Meanwhile, all the key voices on the issue are some of the most educated or politically exposed actors. Nasir el-Rufai, the governor of Kaduna State says every president must know who the bandits are. Dr. Goodluck Jonathan said he had Boko Haram members in his cabinet as president. Vice-Admiral Murtala Nyako, former governor of Adamawa State said Boko Haram, the Northeast version of the generalised insecurity, is an anti-Northern plot. Before becoming president at last, Muhammadu Buhari told an Aljazeera reporter at a wedding in Kano that there is nothing like Boko Haram. Both General Danjuma and Chief Olusegun Obasanjo articulated or subscribe to the theory of Fulanisation/Islamisation. Dr. Obadiah Malafia told the world certain governors are behind Boko Haram and recently, retired Naval Commodore Kunle Olawunmi spoke about the complicity of the regime in the insecurity. The question is whether this is how a national elite should behave in the face of danger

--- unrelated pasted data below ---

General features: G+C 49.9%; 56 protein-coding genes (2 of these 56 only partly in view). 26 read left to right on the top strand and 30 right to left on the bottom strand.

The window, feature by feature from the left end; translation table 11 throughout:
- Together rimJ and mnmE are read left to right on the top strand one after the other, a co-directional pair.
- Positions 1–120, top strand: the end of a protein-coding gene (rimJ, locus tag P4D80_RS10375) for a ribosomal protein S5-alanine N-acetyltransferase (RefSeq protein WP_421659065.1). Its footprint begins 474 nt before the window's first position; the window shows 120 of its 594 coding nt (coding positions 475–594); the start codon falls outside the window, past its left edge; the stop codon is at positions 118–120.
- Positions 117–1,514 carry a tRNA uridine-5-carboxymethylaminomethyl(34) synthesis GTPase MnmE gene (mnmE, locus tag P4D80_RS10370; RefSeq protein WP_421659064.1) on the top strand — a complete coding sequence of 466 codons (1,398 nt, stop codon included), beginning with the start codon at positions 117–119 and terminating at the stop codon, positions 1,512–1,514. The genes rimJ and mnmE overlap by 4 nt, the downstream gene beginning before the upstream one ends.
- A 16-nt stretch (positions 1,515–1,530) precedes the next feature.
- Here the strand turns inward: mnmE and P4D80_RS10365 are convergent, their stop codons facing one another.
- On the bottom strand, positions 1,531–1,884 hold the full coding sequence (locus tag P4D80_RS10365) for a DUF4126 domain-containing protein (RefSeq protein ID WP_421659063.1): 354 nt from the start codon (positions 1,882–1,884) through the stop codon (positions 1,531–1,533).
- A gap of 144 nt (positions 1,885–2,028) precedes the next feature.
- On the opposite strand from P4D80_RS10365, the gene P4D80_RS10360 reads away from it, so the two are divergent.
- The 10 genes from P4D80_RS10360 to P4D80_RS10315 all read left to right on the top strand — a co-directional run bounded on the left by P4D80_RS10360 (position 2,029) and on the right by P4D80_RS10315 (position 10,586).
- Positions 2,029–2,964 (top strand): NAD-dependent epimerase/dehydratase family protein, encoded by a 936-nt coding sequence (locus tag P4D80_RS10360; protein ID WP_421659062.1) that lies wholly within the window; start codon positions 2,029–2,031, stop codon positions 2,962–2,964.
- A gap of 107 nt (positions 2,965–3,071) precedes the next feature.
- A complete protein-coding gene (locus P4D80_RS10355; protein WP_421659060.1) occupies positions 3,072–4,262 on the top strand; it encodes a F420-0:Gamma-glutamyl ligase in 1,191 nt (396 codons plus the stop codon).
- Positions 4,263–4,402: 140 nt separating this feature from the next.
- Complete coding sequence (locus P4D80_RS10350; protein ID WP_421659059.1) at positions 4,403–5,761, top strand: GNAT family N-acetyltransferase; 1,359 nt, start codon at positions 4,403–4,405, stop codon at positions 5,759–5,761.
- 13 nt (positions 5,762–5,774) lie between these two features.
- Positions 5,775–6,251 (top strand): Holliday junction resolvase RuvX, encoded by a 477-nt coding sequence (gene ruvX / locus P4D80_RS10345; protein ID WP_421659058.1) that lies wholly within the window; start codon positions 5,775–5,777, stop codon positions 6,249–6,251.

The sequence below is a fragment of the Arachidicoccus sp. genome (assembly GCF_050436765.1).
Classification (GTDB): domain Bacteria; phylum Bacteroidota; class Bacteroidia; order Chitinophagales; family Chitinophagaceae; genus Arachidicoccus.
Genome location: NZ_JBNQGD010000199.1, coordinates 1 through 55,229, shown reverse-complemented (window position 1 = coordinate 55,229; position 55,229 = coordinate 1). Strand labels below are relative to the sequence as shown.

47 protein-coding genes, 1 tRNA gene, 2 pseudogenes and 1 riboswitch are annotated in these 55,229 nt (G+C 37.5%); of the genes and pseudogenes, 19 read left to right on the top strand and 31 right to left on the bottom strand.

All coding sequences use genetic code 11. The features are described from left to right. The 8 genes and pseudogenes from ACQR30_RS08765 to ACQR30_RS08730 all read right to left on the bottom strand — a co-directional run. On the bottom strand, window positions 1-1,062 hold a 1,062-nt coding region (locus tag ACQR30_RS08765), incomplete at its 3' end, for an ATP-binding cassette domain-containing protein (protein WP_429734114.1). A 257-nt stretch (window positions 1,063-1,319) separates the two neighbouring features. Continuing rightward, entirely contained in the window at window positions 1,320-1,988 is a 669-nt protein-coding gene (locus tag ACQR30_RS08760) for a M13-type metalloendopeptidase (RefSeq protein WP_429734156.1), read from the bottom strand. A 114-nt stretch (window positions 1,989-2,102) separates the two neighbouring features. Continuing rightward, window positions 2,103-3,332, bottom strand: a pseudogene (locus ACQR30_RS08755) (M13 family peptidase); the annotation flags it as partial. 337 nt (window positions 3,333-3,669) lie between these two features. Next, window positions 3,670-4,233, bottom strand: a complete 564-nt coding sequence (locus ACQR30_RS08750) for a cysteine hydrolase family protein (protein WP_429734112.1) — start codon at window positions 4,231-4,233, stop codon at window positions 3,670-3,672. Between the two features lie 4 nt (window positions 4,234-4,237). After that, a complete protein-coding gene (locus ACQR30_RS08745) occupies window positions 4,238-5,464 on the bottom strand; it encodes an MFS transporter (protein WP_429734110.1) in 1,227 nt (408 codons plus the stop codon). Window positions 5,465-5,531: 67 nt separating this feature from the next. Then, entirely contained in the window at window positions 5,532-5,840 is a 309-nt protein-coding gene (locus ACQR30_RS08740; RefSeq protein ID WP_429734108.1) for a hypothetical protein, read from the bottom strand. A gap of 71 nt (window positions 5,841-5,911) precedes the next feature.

By Dr. Rufai’s analysis, nothing is new about this phase of banditry in the Northwest of Nigeria beyond the caliber of weapons now being used. By saying that such rural revolt is nothing new in what is now the Northwest of Nigeria, Dr. Rufai is reinforcing the position of Mahmud Tukur, (former ASUU President) that the 1804 Jihad was a social revolt which perforce was framed in religious terms. This insurgency is, however, framed differently by its commanders on the one hand and by the people on the other. While the people call the bandits kungiyar barayi shanu, (cattle rustlers association or, better still, cattle thieves), the bandits call themselves kungiyar gayu, (something of a cultural association for the liberation of Fulani from high handedness of security agents, traditional rulers and the politicians).